Tag Archives: Friends of the MST

Friends of the MST Celebrates 40 years!

This past weekend, Friends of the Mountains-to-Sea Trail celebrated its 40th anniversary in Elkin, North Carolina with a gala, meeting and lots of activities. The evening gala attracted about 260 members, the meeting about 290. Here are a few highlights.

Howard Lee and Doris Hammett

Friday evening went back to the past. In 1977, Howard Lee, then Secretary of the NC Department of Natural Resources and Community Development, announced that there would be a hiking trail through North Carolina. Howard, now on the board of Friends of the MST, was at the meeting. So was Dr. Doris Hammett who had chaired the Fourth National Trails Conference where Howard spoke. Doris was also a leader in the trail building Task Force in Haywood County.

Saturday was all about the future. What would the trail look like in the next 40 years, in 2057? Each table brainstormed the future of the MST. Our table came up with:

  1.  One million hikers have completed the trail.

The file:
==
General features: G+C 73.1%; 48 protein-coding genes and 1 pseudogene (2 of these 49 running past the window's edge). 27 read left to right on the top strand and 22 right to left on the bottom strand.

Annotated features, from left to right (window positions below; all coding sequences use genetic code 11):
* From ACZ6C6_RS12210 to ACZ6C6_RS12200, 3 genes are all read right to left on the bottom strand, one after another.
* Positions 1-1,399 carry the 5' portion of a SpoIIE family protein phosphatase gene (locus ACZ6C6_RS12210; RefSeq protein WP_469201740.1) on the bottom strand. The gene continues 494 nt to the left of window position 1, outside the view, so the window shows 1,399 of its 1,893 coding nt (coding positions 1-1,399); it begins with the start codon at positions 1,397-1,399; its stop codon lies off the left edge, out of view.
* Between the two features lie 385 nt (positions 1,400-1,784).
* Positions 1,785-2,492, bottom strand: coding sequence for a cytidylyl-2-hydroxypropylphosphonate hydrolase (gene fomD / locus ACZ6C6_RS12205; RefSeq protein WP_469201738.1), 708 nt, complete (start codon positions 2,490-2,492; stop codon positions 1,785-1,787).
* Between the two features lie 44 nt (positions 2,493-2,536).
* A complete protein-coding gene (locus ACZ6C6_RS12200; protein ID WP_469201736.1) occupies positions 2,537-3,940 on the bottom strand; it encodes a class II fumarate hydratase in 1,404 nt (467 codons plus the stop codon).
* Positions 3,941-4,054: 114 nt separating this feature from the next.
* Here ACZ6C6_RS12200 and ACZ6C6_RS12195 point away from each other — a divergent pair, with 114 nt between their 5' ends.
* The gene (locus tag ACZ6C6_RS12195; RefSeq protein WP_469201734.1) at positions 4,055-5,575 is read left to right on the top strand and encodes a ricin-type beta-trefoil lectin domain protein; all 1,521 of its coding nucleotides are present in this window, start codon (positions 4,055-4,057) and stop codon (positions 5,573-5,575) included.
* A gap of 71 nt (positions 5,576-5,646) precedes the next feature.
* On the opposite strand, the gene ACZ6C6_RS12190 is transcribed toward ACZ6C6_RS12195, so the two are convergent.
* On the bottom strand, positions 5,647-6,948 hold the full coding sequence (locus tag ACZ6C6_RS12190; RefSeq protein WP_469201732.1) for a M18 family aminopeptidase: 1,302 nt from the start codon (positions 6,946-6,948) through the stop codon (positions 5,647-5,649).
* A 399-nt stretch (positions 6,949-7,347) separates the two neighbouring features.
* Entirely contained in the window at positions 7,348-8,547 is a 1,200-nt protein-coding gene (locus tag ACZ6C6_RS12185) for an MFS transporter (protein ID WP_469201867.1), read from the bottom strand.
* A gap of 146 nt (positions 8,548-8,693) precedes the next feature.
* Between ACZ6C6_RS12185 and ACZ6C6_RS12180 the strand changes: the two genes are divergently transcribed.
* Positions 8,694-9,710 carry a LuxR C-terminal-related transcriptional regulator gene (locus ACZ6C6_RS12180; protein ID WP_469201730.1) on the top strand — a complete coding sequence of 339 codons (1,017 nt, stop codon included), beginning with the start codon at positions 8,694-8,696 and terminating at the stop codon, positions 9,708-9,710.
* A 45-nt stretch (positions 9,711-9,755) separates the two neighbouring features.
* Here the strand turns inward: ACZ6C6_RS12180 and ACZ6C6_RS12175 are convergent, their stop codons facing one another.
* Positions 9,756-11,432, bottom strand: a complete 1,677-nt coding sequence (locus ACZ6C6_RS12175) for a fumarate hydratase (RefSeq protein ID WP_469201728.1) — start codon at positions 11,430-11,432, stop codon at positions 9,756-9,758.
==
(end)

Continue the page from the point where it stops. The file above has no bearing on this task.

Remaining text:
2. The MST is all on footpath
  3. Hostels and campsites will enable hikers to hike the whole trail smoothly.

Even I won’t be around in 40 years to see this happen but these are important goals.

Kate Dixon and her award

Kate Dixon, Executive Director of Friends of the MST since 2008, received the Order of the Long Leaf Pine, a major, major award in North Carolina. Pretty impressive.

Here’s a little information about this award.

The Order of the Long Leaf Pine Society
Among the most prestigious awards conferred by the Governor of North Carolina is The Order of the Long Leaf Pine. It is awarded to persons for exemplary service to the State of North Carolina and their communities that is above and beyond the call of duty and which has made a significant impact and strengthened North Carolina.

Jennifer Pharr Davis, who we all know as the past record holder of the fastest person on the Appalachian Trail, was the keynote speaker.

Jennifer Pharr Davis

She will walk the MST starting in August to publicize the trail and encourage everyone to get out there. Her husband, Brew, will handle the logistics for Jennifer’s hike. It takes support of all kinds to walk the MST.

Jennifer will hold events in the communities around the MST and will invite hikers to walk with her. She emphasized the healing and uplifting power of nature.

No, Jennifer won’t be running. This is a different kind of project. I managed to take a picture of her with Gus, her younger child.

To my amazement, I received recognition for my involvement on the MST.  I received a beautifully framed print of the certificate now given out to MST completers.

Kate and me with a plaque